As you can see I have a limited collection of tools and even more limited experience in working with metal. My last job of cutting metal looked a lot like this:
This time I wanted to do it right. I wanted my case to look good from any side (I`m vain, I know!). So I figured I`d try using a hole saw to create some nicely rounded corners and then a stanley knife (and lots of patience) to cleanly cut the sides.
I forgot to take pictures while doing it, but I repeated the proccess on a plastic sheet:
First I did the rounded corners using a hole saw:
Then it`s a matter of connecting them. I made slices with a stanley knife until I could snap the remaining pieces off:
I attached some sanding paper on the drill bit to clean the rounded corners:
And here`s the actual result. I`m surprised I could actually pull this off.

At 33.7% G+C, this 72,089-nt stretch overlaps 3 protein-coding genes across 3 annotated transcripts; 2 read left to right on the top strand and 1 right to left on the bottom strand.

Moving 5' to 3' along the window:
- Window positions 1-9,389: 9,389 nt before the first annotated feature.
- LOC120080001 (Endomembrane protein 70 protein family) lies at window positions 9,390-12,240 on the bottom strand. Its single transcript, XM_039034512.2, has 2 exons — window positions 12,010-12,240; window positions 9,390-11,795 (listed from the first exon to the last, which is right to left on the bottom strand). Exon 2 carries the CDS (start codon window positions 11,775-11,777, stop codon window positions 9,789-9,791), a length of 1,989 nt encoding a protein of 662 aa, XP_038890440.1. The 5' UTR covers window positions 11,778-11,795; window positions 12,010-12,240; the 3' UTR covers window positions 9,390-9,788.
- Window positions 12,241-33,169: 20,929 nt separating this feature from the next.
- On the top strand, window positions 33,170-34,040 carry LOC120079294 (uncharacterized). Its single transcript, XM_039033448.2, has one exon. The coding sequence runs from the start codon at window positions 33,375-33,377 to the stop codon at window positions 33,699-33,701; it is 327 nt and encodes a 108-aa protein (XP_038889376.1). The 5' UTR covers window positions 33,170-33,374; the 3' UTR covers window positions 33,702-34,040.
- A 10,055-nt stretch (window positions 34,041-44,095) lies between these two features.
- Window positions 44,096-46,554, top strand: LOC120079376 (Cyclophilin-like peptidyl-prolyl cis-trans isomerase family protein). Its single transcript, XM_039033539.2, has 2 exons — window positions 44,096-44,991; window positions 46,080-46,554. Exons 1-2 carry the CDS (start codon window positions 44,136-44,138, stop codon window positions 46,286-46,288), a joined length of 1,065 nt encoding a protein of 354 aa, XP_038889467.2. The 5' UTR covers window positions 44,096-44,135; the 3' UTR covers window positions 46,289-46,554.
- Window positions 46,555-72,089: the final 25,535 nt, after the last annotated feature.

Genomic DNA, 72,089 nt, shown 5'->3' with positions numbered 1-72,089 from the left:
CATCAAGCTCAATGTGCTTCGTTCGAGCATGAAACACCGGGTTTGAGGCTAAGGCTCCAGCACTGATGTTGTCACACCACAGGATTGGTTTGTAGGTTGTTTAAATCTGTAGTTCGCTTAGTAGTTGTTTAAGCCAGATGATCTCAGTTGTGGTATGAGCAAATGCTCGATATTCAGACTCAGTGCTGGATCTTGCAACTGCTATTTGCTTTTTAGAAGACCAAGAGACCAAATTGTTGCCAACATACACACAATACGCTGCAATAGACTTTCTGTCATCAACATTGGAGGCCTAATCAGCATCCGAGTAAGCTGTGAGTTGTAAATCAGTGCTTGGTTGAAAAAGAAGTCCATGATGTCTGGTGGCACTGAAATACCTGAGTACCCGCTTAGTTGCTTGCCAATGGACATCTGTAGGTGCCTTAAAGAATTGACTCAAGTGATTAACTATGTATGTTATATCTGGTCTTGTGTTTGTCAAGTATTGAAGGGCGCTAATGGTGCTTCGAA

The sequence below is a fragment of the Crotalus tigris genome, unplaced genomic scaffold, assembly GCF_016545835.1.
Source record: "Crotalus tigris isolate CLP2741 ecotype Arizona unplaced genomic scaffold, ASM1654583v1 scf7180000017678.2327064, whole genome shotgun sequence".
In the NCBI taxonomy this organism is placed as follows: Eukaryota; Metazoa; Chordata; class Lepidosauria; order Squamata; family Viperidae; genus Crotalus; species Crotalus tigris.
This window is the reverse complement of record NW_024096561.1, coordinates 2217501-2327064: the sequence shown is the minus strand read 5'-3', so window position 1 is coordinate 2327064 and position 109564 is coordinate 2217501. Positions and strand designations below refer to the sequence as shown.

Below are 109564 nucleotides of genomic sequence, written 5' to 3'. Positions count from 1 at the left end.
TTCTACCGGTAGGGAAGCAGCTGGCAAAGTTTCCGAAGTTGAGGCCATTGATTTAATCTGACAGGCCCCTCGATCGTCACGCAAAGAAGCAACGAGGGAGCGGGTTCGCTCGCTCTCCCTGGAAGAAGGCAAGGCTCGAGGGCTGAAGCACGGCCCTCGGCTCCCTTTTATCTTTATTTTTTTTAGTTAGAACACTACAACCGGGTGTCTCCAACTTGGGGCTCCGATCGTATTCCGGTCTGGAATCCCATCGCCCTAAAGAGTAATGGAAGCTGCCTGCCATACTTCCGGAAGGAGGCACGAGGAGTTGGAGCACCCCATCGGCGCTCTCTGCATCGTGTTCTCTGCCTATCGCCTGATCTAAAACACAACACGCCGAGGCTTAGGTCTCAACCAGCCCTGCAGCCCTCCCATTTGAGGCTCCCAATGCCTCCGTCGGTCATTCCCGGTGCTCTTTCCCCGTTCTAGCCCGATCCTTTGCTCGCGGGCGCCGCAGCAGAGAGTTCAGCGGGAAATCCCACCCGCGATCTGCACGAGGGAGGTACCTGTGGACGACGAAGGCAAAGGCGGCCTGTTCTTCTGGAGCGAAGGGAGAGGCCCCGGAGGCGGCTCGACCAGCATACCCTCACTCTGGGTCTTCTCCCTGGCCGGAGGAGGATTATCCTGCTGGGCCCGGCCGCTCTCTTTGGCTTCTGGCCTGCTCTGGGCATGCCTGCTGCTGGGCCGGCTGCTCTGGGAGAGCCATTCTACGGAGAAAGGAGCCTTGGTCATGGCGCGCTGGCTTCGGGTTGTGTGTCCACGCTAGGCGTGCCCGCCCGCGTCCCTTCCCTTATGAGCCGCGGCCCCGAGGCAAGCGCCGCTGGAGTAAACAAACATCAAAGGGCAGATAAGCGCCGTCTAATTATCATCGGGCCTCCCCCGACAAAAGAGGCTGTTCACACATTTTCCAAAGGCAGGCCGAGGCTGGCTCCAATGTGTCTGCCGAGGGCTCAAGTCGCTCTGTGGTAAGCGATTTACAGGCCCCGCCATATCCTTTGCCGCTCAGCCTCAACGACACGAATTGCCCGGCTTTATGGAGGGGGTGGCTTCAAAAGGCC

Instead of attaching the fans directly on the chassis, I made a removable secondary floor:
The filters looks pretty unrestrictive:
The bottom of the case with the fans in place:
With that done I went on to dampen the case. Those are some of the materials I used for the job:
First I completely blocked the front of the case by using a couple of old cd roms and a 3.5inch hard drive:
All eligible surfaces were covered with two layers of vinyl tiles:
And then a layer of 1cm thick acoustic foam: